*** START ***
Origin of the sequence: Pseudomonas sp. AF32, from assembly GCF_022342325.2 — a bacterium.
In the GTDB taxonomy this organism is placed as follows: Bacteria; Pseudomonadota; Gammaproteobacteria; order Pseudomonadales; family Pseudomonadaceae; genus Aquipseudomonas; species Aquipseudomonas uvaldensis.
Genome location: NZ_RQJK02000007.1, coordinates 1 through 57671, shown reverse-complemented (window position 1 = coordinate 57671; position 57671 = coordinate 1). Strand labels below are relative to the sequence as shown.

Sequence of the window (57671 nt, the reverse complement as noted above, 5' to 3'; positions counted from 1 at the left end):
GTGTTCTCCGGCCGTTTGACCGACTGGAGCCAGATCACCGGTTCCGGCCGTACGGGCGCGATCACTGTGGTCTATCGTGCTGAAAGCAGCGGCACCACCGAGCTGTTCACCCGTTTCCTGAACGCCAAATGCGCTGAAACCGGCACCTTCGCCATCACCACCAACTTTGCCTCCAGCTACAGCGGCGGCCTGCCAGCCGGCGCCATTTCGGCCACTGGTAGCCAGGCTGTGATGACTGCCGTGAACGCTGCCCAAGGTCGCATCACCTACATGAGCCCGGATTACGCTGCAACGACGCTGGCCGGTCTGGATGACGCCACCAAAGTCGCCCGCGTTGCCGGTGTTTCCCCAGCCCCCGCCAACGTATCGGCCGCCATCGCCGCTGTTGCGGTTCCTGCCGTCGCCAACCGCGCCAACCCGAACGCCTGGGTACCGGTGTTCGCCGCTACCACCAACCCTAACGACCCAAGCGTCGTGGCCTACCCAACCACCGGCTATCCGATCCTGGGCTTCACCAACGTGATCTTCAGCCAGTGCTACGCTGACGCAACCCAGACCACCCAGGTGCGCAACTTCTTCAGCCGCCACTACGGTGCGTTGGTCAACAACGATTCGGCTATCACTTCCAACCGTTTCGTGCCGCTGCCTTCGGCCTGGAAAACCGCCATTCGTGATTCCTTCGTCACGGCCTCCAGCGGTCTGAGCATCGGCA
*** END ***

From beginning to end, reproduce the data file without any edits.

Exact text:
Origin of the sequence: Pseudomonas sp. AF32, from assembly GCF_022342325.2 — a bacterium.
In the GTDB taxonomy this organism is placed as follows: Bacteria; Pseudomonadota; Gammaproteobacteria; order Pseudomonadales; family Pseudomonadaceae; genus Aquipseudomonas; species Aquipseudomonas uvaldensis.
Genome location: NZ_RQJK02000007.1, coordinates 1 through 57671, shown reverse-complemented (window position 1 = coordinate 57671; position 57671 = coordinate 1). Strand labels below are relative to the sequence as shown.

Sequence of the window (57671 nt, the reverse complement as noted above, 5' to 3'; positions counted from 1 at the left end):
GTGTTCTCCGGCCGTTTGACCGACTGGAGCCAGATCACCGGTTCCGGCCGTACGGGCGCGATCACTGTGGTCTATCGTGCTGAAAGCAGCGGCACCACCGAGCTGTTCACCCGTTTCCTGAACGCCAAATGCGCTGAAACCGGCACCTTCGCCATCACCACCAACTTTGCCTCCAGCTACAGCGGCGGCCTGCCAGCCGGCGCCATTTCGGCCACTGGTAGCCAGGCTGTGATGACTGCCGTGAACGCTGCCCAAGGTCGCATCACCTACATGAGCCCGGATTACGCTGCAACGACGCTGGCCGGTCTGGATGACGCCACCAAAGTCGCCCGCGTTGCCGGTGTTTCCCCAGCCCCCGCCAACGTATCGGCCGCCATCGCCGCTGTTGCGGTTCCTGCCGTCGCCAACCGCGCCAACCCGAACGCCTGGGTACCGGTGTTCGCCGCTACCACCAACCCTAACGACCCAAGCGTCGTGGCCTACCCAACCACCGGCTATCCGATCCTGGGCTTCACCAACGTGATCTTCAGCCAGTGCTACGCTGACGCAACCCAGACCACCCAGGTGCGCAACTTCTTCAGCCGCCACTACGGTGCGTTGGTCAACAACGATTCGGCTATCACTTCCAACCGTTTCGTGCCGCTGCCTTCGGCCTGGAAAACCGCCATTCGTGATTCCTTCGTCACGGCCTCCAGCGGTCTGAGCATCGGCA